Monday, September 30, 2013

Putting all our Cybersecurity Eggs in Technology Baskets

Attackers perform discovery, surveillance, intrusion, denial of service and exfiltration with software tools. Defenders defend with tools of their own in the domains of network security, system security, application security, data security. The "good guys" also:
  • Encrypt data in hopes it will remain secret in transit and at rest
  • Patch and patch and patch and patch applications ond OSs
  • Pen test to see if they can find and fix weaknesses before the attackers do
  • Monitor and inspect network traffic and analyze logs for abnormalities
  • And oh so much more ...
Organizations spend millions on defensive technologies, purchasing and/or subscribing, deploying, integrating, updating and yet CISOs still have no dependable process for demonstrating to senior utility leadership the amount of cyber protection they're adding, or put another way, the amount of business risk accepted.

Recently we've seen the DoE and NRECA announce seed grants to help suppliers perform R&D for new technological solutions to cybersecurity challenges facing utilities. Some of these may prove useful to utilities, suppliers, and their services organizations.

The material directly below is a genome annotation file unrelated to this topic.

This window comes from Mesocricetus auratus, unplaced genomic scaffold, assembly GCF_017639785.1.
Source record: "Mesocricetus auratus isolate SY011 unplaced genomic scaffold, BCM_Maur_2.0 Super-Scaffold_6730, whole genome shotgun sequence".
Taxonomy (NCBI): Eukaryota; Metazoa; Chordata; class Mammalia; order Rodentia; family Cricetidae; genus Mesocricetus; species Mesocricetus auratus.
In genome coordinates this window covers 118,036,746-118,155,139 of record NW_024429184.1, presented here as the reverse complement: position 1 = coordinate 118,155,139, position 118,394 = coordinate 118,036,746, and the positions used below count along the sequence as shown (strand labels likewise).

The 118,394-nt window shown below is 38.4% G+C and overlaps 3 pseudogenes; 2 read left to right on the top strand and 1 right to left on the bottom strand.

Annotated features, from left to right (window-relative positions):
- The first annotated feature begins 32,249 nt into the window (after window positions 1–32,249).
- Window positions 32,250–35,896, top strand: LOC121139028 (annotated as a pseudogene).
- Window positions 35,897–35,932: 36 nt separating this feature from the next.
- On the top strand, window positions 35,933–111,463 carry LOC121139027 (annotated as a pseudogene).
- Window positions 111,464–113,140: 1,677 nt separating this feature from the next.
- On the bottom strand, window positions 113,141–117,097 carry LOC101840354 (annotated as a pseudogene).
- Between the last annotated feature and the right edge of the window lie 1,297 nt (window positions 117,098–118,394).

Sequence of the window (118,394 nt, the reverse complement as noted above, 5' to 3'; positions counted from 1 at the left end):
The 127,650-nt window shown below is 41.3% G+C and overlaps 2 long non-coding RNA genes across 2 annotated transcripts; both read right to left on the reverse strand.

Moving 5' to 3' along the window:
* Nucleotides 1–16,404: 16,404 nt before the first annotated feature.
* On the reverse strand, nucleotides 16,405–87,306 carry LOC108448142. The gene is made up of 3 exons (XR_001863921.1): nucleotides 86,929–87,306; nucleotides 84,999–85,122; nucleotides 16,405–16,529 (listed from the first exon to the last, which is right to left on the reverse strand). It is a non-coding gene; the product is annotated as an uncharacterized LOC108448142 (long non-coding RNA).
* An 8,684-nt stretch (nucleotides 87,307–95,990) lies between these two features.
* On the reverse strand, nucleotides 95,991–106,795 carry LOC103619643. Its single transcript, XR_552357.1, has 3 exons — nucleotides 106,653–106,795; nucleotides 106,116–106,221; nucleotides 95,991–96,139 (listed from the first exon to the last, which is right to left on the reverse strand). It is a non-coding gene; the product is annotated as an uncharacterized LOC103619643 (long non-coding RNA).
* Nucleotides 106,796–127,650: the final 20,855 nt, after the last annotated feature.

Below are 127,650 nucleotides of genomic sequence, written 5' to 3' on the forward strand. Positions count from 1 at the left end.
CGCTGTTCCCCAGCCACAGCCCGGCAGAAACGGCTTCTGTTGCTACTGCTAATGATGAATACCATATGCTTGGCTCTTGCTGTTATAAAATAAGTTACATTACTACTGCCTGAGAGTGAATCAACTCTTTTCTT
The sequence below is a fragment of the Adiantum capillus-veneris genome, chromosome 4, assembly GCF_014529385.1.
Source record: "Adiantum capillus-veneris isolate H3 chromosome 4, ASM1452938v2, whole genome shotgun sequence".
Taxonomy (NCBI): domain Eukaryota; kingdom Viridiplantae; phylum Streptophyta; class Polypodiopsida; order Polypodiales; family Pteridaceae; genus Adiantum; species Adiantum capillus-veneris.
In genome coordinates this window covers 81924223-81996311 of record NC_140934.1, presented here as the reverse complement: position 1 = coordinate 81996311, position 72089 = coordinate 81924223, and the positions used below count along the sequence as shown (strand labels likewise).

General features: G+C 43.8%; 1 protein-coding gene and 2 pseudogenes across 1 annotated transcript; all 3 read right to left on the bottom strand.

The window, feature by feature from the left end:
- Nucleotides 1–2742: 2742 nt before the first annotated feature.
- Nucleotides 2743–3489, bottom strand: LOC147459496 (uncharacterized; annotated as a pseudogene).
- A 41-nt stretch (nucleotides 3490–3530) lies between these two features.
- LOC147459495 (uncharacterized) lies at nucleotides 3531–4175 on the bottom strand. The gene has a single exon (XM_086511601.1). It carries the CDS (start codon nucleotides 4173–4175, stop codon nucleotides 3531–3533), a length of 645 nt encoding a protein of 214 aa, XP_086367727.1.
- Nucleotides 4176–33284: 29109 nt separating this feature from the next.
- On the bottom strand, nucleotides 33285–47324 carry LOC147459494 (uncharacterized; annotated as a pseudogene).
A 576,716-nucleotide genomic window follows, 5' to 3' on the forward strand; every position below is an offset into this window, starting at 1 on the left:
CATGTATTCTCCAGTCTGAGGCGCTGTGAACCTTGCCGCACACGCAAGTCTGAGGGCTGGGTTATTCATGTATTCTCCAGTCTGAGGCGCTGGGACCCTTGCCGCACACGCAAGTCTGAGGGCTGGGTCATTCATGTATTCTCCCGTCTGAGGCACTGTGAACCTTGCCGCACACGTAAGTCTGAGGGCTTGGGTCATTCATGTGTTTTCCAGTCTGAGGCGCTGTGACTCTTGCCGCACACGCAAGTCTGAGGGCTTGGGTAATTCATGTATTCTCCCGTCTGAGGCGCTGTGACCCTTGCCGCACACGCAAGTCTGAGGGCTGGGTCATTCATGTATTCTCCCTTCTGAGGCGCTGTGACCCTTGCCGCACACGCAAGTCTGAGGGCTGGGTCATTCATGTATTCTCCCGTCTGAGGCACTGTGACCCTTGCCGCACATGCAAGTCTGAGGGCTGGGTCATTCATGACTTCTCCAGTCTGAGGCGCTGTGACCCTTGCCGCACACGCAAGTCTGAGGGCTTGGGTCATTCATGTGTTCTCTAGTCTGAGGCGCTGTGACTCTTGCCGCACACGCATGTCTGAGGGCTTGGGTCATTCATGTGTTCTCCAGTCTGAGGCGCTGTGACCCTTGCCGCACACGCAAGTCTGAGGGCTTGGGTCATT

Now I almost never use bold, italics or underlining for emphasis. Prefer to let the right words do the work.

But none are likely to substantially address the fundamental issue that cybersecurity threats are a hard-to-quantify risk to business, have human origins, and that improved human awareness and behavior can drive better outcomes in ways everyone can see and understand.

NERC CIP-004: "Cybersecurity - Personnel and Training" calls for humans who have access to critical cyber assets (CCAs) to have appropriate security training and awareness. But the CIPS cover only a very small part of the grid, and as we've seen, it's not just the folks who touch CCAs who can cause significant damage to an organization through their wrong actions ... or wrong inactions.

There are technology products that aim to effect improvements in human behavior (e.g. PhishMe). And there are universities and training organizations galore, some of them even beginning to add industry-specific operational technology (OT) content to their cybersecurity instruction.

And yet many utilities and the government organizations that seek to guide them continue to look almost exclusively to technology to save the day.  Here are two things you can do to begin to flesh out the people pieces: